Even in such a food-obsessed city as San Francisco, it’s rare that a restaurant gets the kind of buzz that Che Fico did, before it even opened.
Even more rare: that such a highly anticipated and Instagram-able restaurant—which happens to be Italian—has a dedicated section on the menu for Jewish cuisine.
And what makes this even more newsworthy: Che Fico has a first-generation American chef at the helm, but not from Italy; Chef David Nayfeld’s parents are Jewish immigrants from Belarus.
While he can’t know for sure, Nayfeld believes he is the only chef in the country with a special section devoted to dishes inspired by Roman-Jewish cuisine.
The “Cucina Ebraica” section appears on the menu right beneath the “Antipasti,” and the servers explain that these are dishes near and dear to chef’s heart.
Che (pronounced Kay) Fico means “What a fig,” in Italian, which is slang for “How cool.”
Giving his restaurant such a strong Jewish identity is deliberate, says Nayfeld, 34. “We’ve been made into scapegoats so many times, and hearing ‘Jews will not replace us,’ and weird shit like that recently,” he said, is one motivating factor.
But then again, he’s always been proud of who he is. Nayfeld grew up in Alameda, in the San Francisco Bay Area, adjacent to Oakland, the first in his family to be born here.
While not religious at all, he said, “Jewish culture has been a huge factor in my life,” he said. “A lot of my peers with refugee parents tried to assimilate, but I was always loud and proud about who I am, so I wanted to find my identity within this cuisine.”
But there’s another reason as well.
Nayfeld traveled extensively, eating his way through Italy in the name of research, and was drawn to the Jewish ghettos; not being aware of their existence in Italy long before World War II.
“I thought, ‘I have to know about this and understand it,’ but I’m not a historian,” he said. “As a cook, the first way you learn about history is through the food.”
The Roman-Jewish community is the oldest in Western Europe and dates back to 161 B.C.E. Jews fleeing the Spanish Inquisition, and then, much later, Libya, an Italian colony, each brought their own Sephardic influences to Jewish cuisine there.
Nayfeld was struck by how such dishes as Carciofi alla Giudia, or fried artichokes, and suppli—an oblong deep-fried mixture of rice, cheese and tomato, a cousin of the arancini—were so ubiquitous on Roman menus as to be held up as emblematic of Roman cuisine, but with no mention of their Jewish roots.
“It was awesome, yet I also felt sad that they were not being called out as to from where they originated,” he said.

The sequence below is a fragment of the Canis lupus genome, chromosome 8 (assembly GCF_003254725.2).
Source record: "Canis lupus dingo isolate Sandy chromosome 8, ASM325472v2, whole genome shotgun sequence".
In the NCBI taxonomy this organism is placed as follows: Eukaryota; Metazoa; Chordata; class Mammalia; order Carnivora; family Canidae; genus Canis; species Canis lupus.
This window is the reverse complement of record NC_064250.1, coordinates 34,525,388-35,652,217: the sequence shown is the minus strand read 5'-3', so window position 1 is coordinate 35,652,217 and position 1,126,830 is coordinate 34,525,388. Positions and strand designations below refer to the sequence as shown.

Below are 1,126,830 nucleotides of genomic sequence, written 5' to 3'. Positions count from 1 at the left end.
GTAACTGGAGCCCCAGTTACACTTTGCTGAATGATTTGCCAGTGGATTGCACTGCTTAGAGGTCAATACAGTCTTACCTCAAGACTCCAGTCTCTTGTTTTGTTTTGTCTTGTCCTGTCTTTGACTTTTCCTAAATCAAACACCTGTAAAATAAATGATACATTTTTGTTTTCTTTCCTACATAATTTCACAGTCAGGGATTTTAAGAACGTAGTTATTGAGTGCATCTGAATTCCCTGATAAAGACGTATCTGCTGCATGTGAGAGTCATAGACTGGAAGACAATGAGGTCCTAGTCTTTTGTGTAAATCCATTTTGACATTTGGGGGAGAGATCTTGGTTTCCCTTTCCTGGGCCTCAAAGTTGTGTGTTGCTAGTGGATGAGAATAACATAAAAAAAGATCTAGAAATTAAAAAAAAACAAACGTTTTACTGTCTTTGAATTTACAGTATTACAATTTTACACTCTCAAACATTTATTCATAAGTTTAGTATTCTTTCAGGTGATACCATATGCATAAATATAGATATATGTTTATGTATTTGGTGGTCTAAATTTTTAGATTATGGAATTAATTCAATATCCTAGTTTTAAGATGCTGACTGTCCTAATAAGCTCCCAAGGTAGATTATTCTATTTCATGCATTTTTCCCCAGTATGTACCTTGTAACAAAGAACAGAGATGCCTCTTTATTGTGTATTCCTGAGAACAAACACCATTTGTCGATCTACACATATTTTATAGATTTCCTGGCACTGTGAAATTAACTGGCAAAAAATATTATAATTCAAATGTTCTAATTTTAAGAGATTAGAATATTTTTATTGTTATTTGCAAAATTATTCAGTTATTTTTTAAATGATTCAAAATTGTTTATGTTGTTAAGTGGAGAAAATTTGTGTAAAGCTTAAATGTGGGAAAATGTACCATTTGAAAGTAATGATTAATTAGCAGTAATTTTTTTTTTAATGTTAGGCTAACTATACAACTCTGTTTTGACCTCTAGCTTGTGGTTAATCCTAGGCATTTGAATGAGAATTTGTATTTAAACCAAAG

Not at Che Fico. The Jewish section is a result of “my searching for my connection to this cuisine and culture. Being Jewish in a very interesting and strange way, you feel connected to every other Jew in the world,” he says. “There’s this ‘we’re all in this together’ type of feeling.”
Since opening in late March, the restaurant has been Instagrammed by Gwyneth Paltrow and Anderson Cooper. A recent Eater S.F. headline declared “Che Fico is S.F.’s Most Exciting New Place to Eat Right Now,” and noted that reservations are booked over a month out, with walk-in wait times up to four hours.
The reason for the hype surrounding the restaurant is because Nayfeld, as senior sous chef, helped take New York City’s Eleven Madison Park from a new restaurant to one with three Michelin stars and four stars (the highest possible ranking) from The New York Times. He met Che Fico’s pastry chef, Angela Pinkerton, there, as well. (The two of them are co-owners of a downstairs café named after Pinkerton’s grandmother, Theorita, opening soon, with a third partner, Matt Brewer.)
“It was a very different restaurant at the time I started,” said Nayfeld. “It was Daniel Humm and a crew of young chefs working super hard to do what they all deemed to be the best and coolest and most creative and delicious food possible.”
Nayfeld’s ascent through the culinary world can be seen as a typical immigrant’s story.
Nayfeld’s mother, Galina, is a chiropractor (her office is about a mile from the restaurant, making it easy for her to stop in for dinner after work—that is, if she can get a reservation), and his father Mark sells medical equipment.
Nayfeld was a latchkey kid—Galina cleaned houses while attending chiropractic school—and David and his brother were at home with either grandmother, or a nanny; these women came from Uzbekistan, Ukraine, Moscow, or, if they were his own grandmothers, from Belarus, so someone was always cooking Russian (both Jewish and non-Jewish) food at home.
A picky eater as a child, he began cooking for himself. At age 13, he started working at a local cafe, mostly because he wanted his own money without having to ask for it.